All right, we have got our wire pulled through, up through the engine compartment. Now we actually take it and thread it around and behind close to the firewall and come around behind the brake booster and around the side of the fender to the battery. And you just lay it around here for now. And you can see here, we have got plenty of extra cable left over. We are going to cut off and actually use the rest of it to go between the brake controller and the battery. Next, what we have to do is find a place for our circuit breakers. We will have one for the 40 amp that will be for the hot lead that is going out to the constant 12 volts at the end of the truck. And then you also have to have one 20-amp circuit breaker for the brake controller, to protect it in case of a short. However, it is real tight inside the Ford here, so what we are going to do actually is to mount one breaker on this side of this junction box here and one on the other side. What I am going to do is remove the battery temporarily so I have working room to actually install those. With our battery removed, now we have some working room. So we will install our first circuit breaker right here. And then we do our second one on the inside of this box here. Once you have got your circuit breakers mounted, go ahead and just loop up some wire here so you have enough wire to get to the positive and negative terminals of the battery. And then your excess, we will just cut off and reuse it in a little bit. And remember, we talked about hooking up the white wire to the blue wire going out the back. So we have to reroute this white wire to go to the brake controller that will be installed in the vehicle. What we have to do is, basically, peel back this sheath about right back in here, and then we will run the white wire into the cab. And when you make this cut, you just want to make a light score. That will be better, because it will break apart as you pull the wire. Sometimes you go a little deeper than you need to, but, with a little practice, you will get it right. So for now, we will leave the white wire alone just put that out of our way. We will run this wire around the brackets here and then come out to this circuit breaker. We will cut the wire in half and add a couple of ring terminals, and add that to the terminal here. The silver side will go to the device you are going to power, and the copper side will always go to the battery. And just double-check the wire to make sure you have enough to go back to where the battery terminal was. OK, and that should be good enough. All right, and we will just leave those wires alone for now.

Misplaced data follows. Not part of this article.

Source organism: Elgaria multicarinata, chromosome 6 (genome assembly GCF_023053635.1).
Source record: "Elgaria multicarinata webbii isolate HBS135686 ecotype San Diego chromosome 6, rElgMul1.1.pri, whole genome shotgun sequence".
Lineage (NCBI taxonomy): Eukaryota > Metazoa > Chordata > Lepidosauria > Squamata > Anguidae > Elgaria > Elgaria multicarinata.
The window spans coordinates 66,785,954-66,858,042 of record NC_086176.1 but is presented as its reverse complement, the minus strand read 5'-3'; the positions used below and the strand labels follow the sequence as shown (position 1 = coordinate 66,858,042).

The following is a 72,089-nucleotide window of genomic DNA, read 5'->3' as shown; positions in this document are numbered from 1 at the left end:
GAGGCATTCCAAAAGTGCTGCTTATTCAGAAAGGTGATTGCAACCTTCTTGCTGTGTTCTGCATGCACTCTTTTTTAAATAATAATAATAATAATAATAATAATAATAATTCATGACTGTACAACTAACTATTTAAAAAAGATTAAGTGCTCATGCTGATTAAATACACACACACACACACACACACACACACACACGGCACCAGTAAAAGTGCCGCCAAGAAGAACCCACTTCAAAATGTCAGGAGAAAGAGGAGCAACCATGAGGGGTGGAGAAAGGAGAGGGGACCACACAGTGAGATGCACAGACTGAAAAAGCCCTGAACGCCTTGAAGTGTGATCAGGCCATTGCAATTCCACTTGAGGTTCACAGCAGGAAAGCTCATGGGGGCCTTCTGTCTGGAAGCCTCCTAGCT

Going back to our white wire, what we need to do is run this into the cab of the truck, and go inside of the cab and find an access point where we can pull those wires through. Next we are going to pull the wire through the firewall We will pull that through the existing ground that we sliced a small slit into. And we actually ran some pole wire through the inside, out to the the outside, and then we will pull our brake wire back through. Now we take our excess wire that we had from earlier, and go ahead and push that through from the inside out about a foot and a half maybe, or so. Let us go ahead and cut off any excess we need from the white wire. While we are under the dash here we will go ahead and test for our brake signals from the brake switch itself. Basically, we need to look for a signal that comes on only when we hit the foot brake. I believe it is the light green wire. Go ahead and check it. OK, so we are good there. I will go ahead and just make our connection to that green wire we will hook that up to the red wire on the harness for the brake controller. All right, we will straighten out the rest of our harness wires, and we will make their connections to the cables we ran to the inside. We will start with the white wire, and that will hook that up to the blue coming from the brake controller. Now we will go back to the wires on the gray cable here in this case it is going to be color for color. Now, we tied up our wire bundle here, and we did purposely leave some extra loops in there just in case you have to take it apart again if you ever run into a loose connection. It is kind of good practice so you are not struggling to reach up in here to fix a connection. You can pull it out toward you and then work on it, and put it back in when you are done.